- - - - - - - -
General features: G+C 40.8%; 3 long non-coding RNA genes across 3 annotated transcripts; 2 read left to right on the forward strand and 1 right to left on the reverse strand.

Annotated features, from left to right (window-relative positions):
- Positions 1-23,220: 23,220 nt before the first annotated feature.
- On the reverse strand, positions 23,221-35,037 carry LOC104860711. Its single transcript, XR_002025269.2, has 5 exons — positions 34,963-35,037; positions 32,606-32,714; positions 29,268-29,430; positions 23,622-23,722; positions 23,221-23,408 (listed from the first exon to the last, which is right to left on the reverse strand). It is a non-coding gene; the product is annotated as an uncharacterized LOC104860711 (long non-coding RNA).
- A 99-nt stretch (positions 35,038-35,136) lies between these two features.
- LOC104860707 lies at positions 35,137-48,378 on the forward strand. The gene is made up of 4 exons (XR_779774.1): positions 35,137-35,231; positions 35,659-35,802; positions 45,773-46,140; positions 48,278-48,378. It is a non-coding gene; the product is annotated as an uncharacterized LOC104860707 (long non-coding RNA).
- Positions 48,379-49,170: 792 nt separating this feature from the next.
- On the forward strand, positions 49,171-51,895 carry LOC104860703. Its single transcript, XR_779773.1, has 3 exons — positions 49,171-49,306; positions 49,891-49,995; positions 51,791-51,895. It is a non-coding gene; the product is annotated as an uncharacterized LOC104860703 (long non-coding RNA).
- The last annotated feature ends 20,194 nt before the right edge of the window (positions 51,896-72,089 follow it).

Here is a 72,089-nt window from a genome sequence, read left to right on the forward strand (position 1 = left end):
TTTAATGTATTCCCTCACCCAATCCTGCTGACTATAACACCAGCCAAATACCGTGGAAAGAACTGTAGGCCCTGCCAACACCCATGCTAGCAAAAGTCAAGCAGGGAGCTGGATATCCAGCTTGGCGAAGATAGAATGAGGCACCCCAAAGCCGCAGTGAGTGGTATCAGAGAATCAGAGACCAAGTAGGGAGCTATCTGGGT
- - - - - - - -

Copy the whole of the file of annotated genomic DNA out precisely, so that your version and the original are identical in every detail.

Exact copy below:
General features: G+C 40.8%; 3 long non-coding RNA genes across 3 annotated transcripts; 2 read left to right on the forward strand and 1 right to left on the reverse strand.

Annotated features, from left to right (window-relative positions):
- Positions 1-23,220: 23,220 nt before the first annotated feature.
- On the reverse strand, positions 23,221-35,037 carry LOC104860711. Its single transcript, XR_002025269.2, has 5 exons — positions 34,963-35,037; positions 32,606-32,714; positions 29,268-29,430; positions 23,622-23,722; positions 23,221-23,408 (listed from the first exon to the last, which is right to left on the reverse strand). It is a non-coding gene; the product is annotated as an uncharacterized LOC104860711 (long non-coding RNA).
- A 99-nt stretch (positions 35,038-35,136) lies between these two features.
- LOC104860707 lies at positions 35,137-48,378 on the forward strand. The gene is made up of 4 exons (XR_779774.1): positions 35,137-35,231; positions 35,659-35,802; positions 45,773-46,140; positions 48,278-48,378. It is a non-coding gene; the product is annotated as an uncharacterized LOC104860707 (long non-coding RNA).
- Positions 48,379-49,170: 792 nt separating this feature from the next.
- On the forward strand, positions 49,171-51,895 carry LOC104860703. Its single transcript, XR_779773.1, has 3 exons — positions 49,171-49,306; positions 49,891-49,995; positions 51,791-51,895. It is a non-coding gene; the product is annotated as an uncharacterized LOC104860703 (long non-coding RNA).
- The last annotated feature ends 20,194 nt before the right edge of the window (positions 51,896-72,089 follow it).

Here is a 72,089-nt window from a genome sequence, read left to right on the forward strand (position 1 = left end):
TTTAATGTATTCCCTCACCCAATCCTGCTGACTATAACACCAGCCAAATACCGTGGAAAGAACTGTAGGCCCTGCCAACACCCATGCTAGCAAAAGTCAAGCAGGGAGCTGGATATCCAGCTTGGCGAAGATAGAATGAGGCACCCCAAAGCCGCAGTGAGTGGTATCAGAGAATCAGAGACCAAGTAGGGAGCTATCTGGGT